Friday, May 24, 2013

A Little Extra Care

Our daughter is working for us again this summer, home from college. Two summers ago we had a simply disastrous year with keeping sheep alive. Shepherds all over the state reported heavy death losses to parasites. So we know we weren't alone that summer.

But we also knew that heavy worm loads can be minimized with careful management. And there is just too much work on this farm for one employee. Even with all the familial minions. We needed someone whose passion was working with the sheep. Enter college daughter.

Last summer she did a fabulous job of managing the sheep's grazing and care. If you don't know anything about rotational grazing, I can boil it down for you. Set up a small temporary fence and let the sheep graze there for 1-2 days, until most of the grass has been eaten. Set up another temporary fence and let the sheep graze there for 1-2 days, until most of the grass has been eaten. Repeat, all summer long. In your spare time, maintain the electrical current on the entire 40-60 acres of fence, which involves many hours communing with a weed whacker. Any plants touching the fence can dilute or stop the current. A weak or non-functioning electric fence is like a middle school classroom with a brand new substitute teacher--a free pass to do whatever enters your mind.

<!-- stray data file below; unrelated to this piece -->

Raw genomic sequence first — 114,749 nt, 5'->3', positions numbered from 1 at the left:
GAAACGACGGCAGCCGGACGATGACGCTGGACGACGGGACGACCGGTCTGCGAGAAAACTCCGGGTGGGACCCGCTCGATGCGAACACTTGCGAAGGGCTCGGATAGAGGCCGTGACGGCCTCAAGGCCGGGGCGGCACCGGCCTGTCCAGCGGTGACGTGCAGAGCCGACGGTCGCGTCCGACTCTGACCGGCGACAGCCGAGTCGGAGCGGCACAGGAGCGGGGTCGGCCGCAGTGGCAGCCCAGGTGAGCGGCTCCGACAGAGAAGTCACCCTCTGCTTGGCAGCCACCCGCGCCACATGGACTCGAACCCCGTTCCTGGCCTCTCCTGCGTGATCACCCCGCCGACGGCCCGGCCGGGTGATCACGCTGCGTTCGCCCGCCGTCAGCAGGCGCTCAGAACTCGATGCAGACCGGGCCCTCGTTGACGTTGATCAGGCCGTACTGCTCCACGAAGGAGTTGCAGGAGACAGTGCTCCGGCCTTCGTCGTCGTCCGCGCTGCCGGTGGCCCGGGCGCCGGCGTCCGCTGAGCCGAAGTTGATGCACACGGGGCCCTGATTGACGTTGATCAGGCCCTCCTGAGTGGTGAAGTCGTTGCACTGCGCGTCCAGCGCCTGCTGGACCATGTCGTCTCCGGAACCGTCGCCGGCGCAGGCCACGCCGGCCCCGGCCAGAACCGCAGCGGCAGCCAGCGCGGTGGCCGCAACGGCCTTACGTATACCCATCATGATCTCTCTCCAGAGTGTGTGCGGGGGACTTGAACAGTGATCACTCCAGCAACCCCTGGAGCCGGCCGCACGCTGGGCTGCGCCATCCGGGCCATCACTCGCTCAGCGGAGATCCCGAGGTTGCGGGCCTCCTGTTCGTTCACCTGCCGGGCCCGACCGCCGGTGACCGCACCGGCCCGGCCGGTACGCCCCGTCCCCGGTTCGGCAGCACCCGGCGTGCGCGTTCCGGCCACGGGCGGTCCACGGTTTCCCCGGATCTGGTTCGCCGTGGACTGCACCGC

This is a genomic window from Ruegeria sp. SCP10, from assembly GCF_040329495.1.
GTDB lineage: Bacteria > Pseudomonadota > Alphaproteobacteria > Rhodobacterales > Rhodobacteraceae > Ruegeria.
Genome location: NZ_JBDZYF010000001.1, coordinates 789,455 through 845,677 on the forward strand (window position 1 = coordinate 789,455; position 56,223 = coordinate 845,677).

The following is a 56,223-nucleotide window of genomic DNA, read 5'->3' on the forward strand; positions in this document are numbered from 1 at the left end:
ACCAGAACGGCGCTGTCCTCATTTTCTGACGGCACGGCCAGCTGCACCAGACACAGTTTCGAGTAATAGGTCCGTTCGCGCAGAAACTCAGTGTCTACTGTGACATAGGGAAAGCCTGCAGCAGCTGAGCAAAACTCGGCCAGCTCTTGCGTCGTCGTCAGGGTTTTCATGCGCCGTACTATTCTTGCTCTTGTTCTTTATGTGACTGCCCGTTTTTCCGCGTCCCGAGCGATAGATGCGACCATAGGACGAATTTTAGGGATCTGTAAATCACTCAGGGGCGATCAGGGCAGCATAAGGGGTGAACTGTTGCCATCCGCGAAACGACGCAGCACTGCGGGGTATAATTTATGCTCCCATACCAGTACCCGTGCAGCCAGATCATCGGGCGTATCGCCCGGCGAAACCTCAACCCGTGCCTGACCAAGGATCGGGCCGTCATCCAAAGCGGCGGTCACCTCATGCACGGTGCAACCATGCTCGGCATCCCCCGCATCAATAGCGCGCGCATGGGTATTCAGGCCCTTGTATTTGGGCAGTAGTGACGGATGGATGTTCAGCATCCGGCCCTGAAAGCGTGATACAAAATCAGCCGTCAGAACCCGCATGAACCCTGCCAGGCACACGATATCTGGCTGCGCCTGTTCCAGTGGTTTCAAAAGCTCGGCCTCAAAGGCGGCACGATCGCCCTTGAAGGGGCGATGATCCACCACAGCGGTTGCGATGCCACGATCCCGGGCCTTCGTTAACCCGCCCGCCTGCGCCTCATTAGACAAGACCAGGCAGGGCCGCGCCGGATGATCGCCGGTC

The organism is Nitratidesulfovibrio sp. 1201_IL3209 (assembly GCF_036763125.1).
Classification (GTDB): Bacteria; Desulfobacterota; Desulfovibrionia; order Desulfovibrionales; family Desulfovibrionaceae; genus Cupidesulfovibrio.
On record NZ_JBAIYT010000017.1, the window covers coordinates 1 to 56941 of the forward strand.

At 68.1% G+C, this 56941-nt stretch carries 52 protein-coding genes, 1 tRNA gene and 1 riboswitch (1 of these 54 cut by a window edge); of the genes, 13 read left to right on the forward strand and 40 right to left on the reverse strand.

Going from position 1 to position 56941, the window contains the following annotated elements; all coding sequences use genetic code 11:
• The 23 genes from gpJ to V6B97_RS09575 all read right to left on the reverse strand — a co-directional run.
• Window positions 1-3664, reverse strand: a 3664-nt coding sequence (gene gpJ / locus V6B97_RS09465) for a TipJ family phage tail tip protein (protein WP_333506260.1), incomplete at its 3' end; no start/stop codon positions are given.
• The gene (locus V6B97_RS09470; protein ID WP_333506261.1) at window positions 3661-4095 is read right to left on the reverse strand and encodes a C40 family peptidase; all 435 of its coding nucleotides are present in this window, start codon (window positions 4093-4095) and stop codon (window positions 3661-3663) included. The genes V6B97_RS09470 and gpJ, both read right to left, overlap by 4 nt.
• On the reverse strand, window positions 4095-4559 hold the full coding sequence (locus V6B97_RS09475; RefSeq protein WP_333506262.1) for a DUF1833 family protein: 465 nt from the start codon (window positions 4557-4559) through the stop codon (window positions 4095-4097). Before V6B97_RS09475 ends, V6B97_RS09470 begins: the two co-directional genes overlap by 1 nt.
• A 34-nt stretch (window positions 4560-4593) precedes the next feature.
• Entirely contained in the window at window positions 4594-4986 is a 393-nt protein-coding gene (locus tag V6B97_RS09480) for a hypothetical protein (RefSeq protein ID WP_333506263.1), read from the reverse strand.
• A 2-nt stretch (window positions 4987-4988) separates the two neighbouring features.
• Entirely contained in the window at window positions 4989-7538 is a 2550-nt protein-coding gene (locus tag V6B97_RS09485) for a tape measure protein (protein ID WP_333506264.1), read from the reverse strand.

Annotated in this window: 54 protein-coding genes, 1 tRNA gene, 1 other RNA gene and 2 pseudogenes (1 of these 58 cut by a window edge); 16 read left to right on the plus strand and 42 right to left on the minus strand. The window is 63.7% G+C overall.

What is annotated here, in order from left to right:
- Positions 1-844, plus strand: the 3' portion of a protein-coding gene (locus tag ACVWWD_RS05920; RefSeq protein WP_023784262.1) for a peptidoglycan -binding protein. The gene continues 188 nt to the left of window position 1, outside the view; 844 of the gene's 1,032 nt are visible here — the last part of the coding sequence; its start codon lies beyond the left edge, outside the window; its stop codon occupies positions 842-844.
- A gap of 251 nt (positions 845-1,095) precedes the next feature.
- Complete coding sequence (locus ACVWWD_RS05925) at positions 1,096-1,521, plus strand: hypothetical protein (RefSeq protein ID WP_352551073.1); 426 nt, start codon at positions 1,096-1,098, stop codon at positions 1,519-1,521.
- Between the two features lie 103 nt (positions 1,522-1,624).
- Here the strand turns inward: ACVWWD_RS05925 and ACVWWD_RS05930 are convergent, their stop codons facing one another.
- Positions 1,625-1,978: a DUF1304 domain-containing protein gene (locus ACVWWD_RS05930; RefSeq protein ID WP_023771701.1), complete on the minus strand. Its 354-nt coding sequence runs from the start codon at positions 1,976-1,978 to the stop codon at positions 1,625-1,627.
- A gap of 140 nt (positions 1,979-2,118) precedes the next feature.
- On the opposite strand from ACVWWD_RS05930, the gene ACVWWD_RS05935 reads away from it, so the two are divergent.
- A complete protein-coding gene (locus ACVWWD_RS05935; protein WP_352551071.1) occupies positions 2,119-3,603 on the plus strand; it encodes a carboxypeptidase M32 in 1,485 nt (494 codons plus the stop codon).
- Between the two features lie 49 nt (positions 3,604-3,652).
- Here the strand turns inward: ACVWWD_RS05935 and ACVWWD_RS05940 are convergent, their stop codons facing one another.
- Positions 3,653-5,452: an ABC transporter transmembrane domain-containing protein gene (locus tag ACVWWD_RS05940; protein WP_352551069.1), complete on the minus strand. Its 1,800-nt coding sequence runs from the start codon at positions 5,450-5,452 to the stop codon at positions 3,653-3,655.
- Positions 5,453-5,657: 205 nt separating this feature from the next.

Anyway, our daughter is back again, watching over the sheep. It takes careful observation to notice a lamb that is not thriving among 100 ewes and their lambs. They hide it well, until it's too late.

Perhaps this one lost her mother. Perhaps her mother didn't have enough milk. But whatever the reason, she wasn't doing well, and our daughter noticed in time.


After a couple of weeks of bottle feeding this ewe lamb in the barn, she was turned back out with the sheep. She comes running now, twice a day, when she is called. She knows that when she is called, she will be fed. She's doing very well, and we have our observant shepherdess to thank for that. 

3 comments:

  1. I bottle fed many calves. They were always so cute (and a bit aggressive when I didn't have the bottle). Good job college daughter!

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  2. That's great!!! And I'll bet you don't mind having her around, right ;))

    We are fighting coccidiosis - again ;( Have done all the "right" and recommended things, including changing some genetics...I'm starting to feel like life without sheep wouldn't be such a bad thing ;/ Especially when, like you, those middle schoolers find the weak spot in that electric net fence! UGH!!!!

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  3. Family "employees" are great especially when they are well trained and self-starters:) Good job Mom and Dad!
    And cute lamb.

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